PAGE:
• Data on durable goods orders post this week for April, we get final figures on core PCE, and the usual initial jobless claims data (380,000 expected claims for last week). None of this is expected to push markets around, but with the Fed taking a more hawkish tone, bad news may become bad news again. That said, while I acknowledge some market risks in the short term, I actually think there is some upside surprise to be had here. The Fed is still printing money for the rest of this year, and GDP growth is expected to be in the high 6% for the year. In other words, we have both the support of the Fed and stellar economic growth for the remainder of 2021—I tend to think that sentiment will improve as corporate earnings begin to post in July, though I could see some market weakness in the interim.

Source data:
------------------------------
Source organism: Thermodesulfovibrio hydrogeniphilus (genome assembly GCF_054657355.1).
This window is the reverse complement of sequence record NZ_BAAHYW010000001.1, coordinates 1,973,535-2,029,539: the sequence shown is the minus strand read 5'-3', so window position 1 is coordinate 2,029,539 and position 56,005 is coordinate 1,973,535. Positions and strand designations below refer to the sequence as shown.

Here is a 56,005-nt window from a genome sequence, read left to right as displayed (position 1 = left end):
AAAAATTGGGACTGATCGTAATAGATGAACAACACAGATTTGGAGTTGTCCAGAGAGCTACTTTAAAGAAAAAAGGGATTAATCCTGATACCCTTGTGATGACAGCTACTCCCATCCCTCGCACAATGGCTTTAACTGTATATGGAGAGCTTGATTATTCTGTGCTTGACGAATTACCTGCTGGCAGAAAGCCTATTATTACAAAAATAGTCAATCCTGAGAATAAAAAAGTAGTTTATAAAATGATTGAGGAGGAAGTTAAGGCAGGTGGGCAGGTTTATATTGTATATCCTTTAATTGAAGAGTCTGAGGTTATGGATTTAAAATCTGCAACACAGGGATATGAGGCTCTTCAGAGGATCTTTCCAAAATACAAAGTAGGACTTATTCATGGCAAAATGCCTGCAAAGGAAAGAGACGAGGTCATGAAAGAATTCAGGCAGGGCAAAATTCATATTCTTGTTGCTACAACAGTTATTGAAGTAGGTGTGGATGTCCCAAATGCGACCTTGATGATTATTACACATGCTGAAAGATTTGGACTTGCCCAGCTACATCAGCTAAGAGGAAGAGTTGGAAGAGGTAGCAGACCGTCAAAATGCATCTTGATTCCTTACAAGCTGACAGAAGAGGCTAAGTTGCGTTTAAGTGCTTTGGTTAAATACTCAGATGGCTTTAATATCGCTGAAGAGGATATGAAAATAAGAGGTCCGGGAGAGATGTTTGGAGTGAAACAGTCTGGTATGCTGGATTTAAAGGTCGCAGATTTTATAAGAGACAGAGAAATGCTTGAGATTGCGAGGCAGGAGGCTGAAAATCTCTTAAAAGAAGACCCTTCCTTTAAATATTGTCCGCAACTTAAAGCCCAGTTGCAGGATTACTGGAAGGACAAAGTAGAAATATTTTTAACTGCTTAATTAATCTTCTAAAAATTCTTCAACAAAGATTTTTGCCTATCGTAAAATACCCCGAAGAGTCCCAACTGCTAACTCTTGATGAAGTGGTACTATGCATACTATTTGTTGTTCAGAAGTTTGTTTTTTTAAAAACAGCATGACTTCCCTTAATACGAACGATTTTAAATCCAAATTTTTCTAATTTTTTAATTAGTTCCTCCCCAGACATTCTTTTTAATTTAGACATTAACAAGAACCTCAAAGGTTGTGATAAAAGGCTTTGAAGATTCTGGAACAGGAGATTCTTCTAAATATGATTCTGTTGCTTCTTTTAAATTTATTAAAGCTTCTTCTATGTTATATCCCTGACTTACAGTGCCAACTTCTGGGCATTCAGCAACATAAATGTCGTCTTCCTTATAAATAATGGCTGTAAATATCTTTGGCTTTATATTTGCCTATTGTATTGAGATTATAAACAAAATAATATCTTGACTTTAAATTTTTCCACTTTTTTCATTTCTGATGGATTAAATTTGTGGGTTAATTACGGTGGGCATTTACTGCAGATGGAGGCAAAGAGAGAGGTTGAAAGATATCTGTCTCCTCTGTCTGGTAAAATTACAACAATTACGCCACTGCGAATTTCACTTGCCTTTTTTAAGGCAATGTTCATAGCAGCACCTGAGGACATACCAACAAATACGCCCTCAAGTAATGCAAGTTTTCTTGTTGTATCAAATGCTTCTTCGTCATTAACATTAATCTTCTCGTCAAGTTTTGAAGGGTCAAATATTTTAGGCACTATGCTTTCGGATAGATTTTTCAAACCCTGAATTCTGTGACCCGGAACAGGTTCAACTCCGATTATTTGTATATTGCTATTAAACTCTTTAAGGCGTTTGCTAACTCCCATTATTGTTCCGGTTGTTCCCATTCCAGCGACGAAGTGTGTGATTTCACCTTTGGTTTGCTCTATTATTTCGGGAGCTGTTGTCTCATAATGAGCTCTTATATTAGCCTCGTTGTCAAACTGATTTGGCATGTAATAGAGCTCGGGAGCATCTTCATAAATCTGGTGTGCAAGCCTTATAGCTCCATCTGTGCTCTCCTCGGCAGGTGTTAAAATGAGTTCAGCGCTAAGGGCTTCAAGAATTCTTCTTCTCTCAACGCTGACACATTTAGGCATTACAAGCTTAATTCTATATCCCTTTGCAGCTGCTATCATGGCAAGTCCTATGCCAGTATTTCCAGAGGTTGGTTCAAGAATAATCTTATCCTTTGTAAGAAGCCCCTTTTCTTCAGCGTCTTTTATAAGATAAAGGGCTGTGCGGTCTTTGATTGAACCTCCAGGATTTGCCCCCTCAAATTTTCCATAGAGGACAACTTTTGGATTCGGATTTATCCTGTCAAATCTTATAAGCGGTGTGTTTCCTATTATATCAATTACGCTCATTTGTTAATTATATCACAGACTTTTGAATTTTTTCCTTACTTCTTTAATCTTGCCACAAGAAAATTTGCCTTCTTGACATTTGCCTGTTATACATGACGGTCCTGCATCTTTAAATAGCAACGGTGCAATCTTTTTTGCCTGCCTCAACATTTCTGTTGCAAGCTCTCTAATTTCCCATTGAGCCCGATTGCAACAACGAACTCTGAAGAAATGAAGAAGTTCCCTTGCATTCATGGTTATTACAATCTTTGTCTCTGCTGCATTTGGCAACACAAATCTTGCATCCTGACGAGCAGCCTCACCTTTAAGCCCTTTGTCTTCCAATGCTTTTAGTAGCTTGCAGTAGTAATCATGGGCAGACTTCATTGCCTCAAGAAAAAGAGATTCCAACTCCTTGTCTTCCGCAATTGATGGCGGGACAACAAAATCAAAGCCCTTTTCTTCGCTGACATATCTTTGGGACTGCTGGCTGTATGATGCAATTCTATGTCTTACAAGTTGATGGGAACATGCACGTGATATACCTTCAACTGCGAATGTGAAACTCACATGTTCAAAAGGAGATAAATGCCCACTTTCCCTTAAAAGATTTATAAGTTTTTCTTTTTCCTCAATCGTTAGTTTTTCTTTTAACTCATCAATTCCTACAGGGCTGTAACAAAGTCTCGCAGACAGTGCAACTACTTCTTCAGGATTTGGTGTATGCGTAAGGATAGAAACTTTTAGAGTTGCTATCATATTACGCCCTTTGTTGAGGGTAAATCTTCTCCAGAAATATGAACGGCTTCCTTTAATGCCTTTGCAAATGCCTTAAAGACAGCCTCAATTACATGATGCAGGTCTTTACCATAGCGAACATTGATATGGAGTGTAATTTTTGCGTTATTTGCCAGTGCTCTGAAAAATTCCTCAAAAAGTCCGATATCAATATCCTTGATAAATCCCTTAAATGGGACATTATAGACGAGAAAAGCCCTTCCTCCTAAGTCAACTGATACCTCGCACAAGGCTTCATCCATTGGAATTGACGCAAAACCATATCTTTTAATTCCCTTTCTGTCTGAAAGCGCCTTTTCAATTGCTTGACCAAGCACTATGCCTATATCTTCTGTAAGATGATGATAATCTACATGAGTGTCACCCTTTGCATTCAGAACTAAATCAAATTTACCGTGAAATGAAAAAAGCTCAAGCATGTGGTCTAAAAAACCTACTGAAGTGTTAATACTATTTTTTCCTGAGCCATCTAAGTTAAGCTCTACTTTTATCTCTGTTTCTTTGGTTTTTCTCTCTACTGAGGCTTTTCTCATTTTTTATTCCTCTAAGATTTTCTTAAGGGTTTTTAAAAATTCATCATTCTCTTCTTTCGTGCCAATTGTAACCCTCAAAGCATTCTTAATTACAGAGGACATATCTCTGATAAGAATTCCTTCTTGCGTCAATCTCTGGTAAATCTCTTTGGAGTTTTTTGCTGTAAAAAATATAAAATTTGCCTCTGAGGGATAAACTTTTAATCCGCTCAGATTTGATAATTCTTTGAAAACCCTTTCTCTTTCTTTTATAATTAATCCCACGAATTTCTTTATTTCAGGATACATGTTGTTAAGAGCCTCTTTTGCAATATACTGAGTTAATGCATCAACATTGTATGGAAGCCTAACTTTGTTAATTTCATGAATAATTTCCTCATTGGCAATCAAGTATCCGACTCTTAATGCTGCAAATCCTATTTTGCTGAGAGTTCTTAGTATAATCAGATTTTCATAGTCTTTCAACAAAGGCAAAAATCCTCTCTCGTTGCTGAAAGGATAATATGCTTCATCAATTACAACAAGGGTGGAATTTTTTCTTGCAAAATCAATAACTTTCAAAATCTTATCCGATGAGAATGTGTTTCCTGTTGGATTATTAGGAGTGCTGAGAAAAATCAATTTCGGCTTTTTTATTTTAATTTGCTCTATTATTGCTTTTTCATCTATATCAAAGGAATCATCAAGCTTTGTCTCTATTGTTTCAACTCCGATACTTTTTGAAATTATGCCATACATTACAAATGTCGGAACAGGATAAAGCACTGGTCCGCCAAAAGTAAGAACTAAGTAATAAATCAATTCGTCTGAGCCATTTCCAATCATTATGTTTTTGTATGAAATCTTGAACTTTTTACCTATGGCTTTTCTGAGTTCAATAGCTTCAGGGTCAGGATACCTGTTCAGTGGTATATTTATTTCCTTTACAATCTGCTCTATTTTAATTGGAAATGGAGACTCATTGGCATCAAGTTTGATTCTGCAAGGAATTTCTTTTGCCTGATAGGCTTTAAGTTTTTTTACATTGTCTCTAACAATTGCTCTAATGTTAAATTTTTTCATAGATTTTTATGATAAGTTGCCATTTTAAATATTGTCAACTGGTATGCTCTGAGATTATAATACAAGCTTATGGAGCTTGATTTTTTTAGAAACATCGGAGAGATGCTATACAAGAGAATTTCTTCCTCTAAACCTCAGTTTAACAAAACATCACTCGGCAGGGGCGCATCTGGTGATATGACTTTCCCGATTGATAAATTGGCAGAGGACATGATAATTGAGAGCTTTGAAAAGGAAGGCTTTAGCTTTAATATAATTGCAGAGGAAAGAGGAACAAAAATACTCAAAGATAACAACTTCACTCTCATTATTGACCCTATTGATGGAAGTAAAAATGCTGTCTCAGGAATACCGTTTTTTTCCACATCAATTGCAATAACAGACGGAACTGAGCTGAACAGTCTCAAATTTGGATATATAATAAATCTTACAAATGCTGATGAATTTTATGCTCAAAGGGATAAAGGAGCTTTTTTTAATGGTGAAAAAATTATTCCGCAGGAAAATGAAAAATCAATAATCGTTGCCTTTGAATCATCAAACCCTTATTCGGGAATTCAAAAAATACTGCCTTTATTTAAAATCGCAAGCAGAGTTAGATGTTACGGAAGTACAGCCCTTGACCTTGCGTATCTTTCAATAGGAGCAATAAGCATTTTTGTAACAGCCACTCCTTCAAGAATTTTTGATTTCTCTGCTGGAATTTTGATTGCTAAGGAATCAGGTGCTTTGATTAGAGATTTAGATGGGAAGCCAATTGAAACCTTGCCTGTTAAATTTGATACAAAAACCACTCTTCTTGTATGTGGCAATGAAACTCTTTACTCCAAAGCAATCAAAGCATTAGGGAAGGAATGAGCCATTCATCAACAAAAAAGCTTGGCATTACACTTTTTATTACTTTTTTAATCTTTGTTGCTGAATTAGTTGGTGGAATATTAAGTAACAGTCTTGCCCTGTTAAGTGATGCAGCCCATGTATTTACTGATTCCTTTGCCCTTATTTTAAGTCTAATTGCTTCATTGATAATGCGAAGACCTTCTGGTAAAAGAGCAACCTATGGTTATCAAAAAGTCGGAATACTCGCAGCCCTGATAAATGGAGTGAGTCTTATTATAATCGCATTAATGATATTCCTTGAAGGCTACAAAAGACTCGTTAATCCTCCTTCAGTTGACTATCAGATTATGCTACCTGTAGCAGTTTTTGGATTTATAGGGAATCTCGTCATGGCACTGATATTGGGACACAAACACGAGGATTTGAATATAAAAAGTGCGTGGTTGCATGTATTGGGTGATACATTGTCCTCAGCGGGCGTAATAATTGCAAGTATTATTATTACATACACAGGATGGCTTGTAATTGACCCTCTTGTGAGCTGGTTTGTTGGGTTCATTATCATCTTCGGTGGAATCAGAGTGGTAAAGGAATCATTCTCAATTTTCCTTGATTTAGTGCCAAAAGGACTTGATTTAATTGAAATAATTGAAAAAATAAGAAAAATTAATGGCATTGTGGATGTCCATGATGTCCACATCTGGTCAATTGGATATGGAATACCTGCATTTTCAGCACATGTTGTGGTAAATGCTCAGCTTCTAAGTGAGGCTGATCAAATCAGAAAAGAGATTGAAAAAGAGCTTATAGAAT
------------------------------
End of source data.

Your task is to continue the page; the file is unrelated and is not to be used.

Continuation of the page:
The Details & Charts of the Week

Interest rates have been a constant news item for, well, years. Along with that conversation is the inevitable discussion of their affect on equities. All else equal, it is true that higher interest rates should lower equity valuations (P/E ratios, or how many dollars an investor is willing to pay for $1 in corporate earnings). That said, it is not always true that higher interest rates yield lower equity prices.

At any rate, I have spent some time looking at both the theoretical change in equity valuations, and, most recently, some time looking at how equity prices move in relation to interest rate moves. In this week’s discussion, I thought we should look at the latter.